Transparency International Poll: The World Is Getting More Corrupt

December 9, 2010 · Posted in The Capitol 

As if it wasn’t bad enough that a souring world economy has people all over the world already abuzz, a new poll finds that most people believe the world is more corrupt than it was three years ago:

Some 56% of people interviewed by Transparency International said their country had become more corrupt.

And there’s finally a bit of good news for the United States: it is not ranked in the very top category:

The organisation put Afghanistan, Nigeria, Iraq and India in the most corrupt category, followed by China, Russia and much of the Middle East.

Meanwhile, a BBC poll suggests that corruption is the world’s most talked about problem.

About one in five of those polled by the BBC said they had discussed issues relating to corruption with others in the last month, making it the most talked about concern ahead of climate change, poverty, unemployment and rising food and energy costs.

And what do people consider the most corrupt institution? American independent voters will appreciate this finding (although the modus operendi may be a bit different depending on the country):

In the Transparency International survey, political parties were regarded as the most corrupt institutions, and 50% of people believed their government was ineffective at tackling the problem.

One in four of those polled said they had paid a bribe in the past year – the police being the most common recipient.

Some 29% of bribes went to the police, 20% to registry and permit officials, and 14% to members of the judiciary.

Political parties have long been regarded as the most corrupt institutions – they topped the list in Transparency’s 2004 barometer with 71%. In this year’s report, 80% regarded them as corrupt.

And religious institutions? They may wish to do some prayers about their images, too:

Religious bodies experienced a sharp rise in people regarding them as corrupt – 28% in 2004 increased to 53% by 2010.

According to the BBC, the people who reported the most corruption in their daily lives are from Afghanistan, Nigeria, Iraq and India. Roughly half of those reported having to pay a bribe the past year.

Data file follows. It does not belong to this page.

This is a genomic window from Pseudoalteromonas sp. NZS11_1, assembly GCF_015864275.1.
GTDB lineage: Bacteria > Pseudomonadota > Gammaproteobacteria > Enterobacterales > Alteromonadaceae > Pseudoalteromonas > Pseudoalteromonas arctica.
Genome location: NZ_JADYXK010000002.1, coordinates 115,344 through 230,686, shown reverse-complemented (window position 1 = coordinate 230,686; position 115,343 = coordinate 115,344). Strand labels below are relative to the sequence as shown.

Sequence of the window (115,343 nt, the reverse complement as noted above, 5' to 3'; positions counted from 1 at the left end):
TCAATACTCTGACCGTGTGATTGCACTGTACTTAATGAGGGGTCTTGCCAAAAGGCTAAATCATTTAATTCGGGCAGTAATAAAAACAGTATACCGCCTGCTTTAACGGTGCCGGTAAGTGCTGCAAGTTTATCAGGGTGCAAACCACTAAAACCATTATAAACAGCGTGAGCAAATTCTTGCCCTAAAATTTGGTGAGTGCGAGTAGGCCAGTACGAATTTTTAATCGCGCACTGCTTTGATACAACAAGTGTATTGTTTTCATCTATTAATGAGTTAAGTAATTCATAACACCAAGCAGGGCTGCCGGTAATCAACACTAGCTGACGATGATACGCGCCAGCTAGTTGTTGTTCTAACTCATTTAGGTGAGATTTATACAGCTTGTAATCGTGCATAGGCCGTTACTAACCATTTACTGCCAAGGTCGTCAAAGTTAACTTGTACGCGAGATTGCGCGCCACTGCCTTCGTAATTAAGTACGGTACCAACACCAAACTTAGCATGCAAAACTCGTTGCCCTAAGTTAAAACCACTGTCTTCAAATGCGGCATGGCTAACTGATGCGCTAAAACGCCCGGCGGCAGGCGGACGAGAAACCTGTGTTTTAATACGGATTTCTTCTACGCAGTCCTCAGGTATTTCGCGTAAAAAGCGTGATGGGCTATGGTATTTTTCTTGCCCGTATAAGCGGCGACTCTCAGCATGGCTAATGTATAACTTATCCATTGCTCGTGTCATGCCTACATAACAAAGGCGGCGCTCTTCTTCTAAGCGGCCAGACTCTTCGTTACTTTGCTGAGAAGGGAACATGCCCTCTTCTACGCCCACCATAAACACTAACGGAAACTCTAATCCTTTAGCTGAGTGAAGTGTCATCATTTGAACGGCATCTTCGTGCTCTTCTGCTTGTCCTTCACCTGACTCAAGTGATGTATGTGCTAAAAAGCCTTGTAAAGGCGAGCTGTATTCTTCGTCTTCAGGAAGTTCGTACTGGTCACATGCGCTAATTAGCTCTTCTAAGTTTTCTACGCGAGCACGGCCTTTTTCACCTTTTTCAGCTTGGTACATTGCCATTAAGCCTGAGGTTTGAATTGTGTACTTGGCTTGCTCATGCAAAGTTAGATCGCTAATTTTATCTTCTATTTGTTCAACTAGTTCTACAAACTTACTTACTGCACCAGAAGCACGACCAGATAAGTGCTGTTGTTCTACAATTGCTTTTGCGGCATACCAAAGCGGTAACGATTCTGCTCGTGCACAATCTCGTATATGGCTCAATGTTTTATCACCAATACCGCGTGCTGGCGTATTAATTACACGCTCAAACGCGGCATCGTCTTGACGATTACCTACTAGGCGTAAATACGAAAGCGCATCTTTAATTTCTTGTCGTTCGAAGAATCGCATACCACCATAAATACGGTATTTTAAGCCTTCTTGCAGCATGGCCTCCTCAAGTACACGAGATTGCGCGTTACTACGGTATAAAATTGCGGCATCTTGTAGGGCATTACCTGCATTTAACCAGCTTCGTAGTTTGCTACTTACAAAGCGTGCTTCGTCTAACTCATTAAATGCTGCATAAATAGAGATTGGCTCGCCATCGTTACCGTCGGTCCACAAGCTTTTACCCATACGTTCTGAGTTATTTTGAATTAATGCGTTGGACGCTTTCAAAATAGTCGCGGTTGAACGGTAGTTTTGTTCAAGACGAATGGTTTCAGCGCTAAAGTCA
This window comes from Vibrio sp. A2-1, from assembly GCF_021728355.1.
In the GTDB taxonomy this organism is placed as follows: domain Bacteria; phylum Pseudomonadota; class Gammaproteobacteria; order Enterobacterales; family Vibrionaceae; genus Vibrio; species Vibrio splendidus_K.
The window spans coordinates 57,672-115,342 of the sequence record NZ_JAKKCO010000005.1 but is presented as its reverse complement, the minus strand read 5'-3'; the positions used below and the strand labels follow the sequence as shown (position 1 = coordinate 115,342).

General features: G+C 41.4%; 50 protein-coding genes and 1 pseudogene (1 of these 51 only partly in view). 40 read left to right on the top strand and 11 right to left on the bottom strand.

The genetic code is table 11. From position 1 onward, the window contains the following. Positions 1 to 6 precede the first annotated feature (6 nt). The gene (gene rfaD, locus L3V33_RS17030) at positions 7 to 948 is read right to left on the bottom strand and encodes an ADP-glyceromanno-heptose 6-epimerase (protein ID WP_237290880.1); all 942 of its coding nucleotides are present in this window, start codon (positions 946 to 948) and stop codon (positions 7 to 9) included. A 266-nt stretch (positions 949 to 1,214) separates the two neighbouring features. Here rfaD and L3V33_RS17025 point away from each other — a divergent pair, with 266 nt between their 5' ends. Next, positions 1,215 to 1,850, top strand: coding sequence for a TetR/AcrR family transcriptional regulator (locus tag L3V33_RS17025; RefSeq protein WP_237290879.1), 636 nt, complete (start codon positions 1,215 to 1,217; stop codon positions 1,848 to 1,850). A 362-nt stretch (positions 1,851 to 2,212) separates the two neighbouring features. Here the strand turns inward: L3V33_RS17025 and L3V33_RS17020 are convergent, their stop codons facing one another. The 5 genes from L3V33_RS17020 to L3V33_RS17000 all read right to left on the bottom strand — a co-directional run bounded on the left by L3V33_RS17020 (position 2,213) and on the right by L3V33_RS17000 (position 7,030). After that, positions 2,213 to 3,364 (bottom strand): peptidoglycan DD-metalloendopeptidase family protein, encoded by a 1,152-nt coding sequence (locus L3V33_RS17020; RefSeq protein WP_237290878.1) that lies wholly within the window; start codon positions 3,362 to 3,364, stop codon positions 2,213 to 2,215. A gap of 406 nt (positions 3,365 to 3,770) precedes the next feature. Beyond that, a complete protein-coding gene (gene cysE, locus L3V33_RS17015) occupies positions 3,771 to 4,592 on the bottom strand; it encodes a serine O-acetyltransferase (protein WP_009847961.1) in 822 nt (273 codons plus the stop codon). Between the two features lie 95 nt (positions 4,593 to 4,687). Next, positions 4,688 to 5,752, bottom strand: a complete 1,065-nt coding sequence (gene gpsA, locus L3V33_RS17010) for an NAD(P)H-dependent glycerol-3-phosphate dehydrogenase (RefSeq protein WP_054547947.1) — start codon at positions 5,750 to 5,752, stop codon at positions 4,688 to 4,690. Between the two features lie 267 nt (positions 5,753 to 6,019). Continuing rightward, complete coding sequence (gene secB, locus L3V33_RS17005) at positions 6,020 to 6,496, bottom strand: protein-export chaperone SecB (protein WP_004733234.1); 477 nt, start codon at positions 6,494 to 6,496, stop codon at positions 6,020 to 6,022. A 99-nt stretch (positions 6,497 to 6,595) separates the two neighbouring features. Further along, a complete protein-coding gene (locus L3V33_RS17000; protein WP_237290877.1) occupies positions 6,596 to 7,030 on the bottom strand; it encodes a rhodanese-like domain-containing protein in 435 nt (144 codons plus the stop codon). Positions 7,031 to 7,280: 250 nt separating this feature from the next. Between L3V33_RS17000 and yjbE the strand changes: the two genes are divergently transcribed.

While people from Cambodia (84%) and Liberia (89%) were the most likely to have to pay a bribe, the Danish reported 0% bribery.

Robin Hodess, Transparency’s policy and research director, expressed particular concern at the figures on bribery.

“Unfortunately people’s experience with bribery most often involves the police, and this is really worrying,” he said.

Reuters frames the poll this way:

The public’s faith in political parties has been sharply eroded during the financial crisis, with four out of five people saying they are corrupt or very corrupt, a survey showed Thursday.

The 2010 Global Corruption Barometer by Berlin-based watchdog Transparency International (TI) showed that 79 percent of respondents in a global study believed parties were “corrupt or extremely corrupt,” up from 69 percent in 2009.

TI said the sample of countries used was slightly larger in 2010, and that if a comparison was made between 65 nations polled in both years, the increase was more pronounced — 82 percent saw parties as corrupt in 2010, up from 68 percent last year.

“The fall-out of the financial crises continues to affect people’s opinions of corruption, particularly in Europe and North America,” TI chairwoman Huguette Labelle said.

“Institutions everywhere must be resolute in their efforts to restore good governance and trust,” she added.

Israel’s Jerusalem Post says this:

Transparency International – Israel released a poll on Thursday, which showed that Israelis think that political parties are the most corrupt institution in the country.

Nearly 90 percent of Israelis said that parties were corrupt, giving them a score of 4.5 out of five possible corruption points. The Knesset was ranked as the second-most corrupt institution, with a score of four. The IDF was in last place, with 2.6 out of five points.